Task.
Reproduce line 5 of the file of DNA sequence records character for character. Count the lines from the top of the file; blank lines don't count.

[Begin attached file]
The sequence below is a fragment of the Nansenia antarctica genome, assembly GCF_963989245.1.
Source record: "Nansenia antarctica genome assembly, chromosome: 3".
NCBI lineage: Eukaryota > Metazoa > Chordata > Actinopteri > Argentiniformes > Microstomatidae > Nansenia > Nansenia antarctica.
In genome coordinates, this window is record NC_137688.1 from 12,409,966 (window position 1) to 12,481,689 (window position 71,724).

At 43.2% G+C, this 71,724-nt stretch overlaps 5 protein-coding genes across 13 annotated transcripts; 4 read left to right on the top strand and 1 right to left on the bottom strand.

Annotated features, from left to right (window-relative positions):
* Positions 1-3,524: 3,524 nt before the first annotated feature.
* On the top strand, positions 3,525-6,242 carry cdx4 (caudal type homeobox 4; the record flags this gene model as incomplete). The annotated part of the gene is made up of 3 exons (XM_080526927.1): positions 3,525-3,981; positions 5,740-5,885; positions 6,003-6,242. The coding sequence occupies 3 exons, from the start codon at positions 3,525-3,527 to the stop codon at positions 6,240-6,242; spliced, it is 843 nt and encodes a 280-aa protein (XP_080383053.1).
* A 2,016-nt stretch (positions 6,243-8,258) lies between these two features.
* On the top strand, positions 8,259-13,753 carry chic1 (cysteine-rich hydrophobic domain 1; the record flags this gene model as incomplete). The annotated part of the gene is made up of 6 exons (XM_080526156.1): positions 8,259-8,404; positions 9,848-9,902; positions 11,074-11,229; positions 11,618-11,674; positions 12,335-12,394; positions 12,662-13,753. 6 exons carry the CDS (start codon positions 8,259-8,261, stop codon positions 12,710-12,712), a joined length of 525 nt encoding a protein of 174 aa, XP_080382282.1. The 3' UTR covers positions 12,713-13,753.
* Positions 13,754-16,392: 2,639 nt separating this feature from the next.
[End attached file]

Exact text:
At 43.2% G+C, this 71,724-nt stretch overlaps 5 protein-coding genes across 13 annotated transcripts; 4 read left to right on the top strand and 1 right to left on the bottom strand.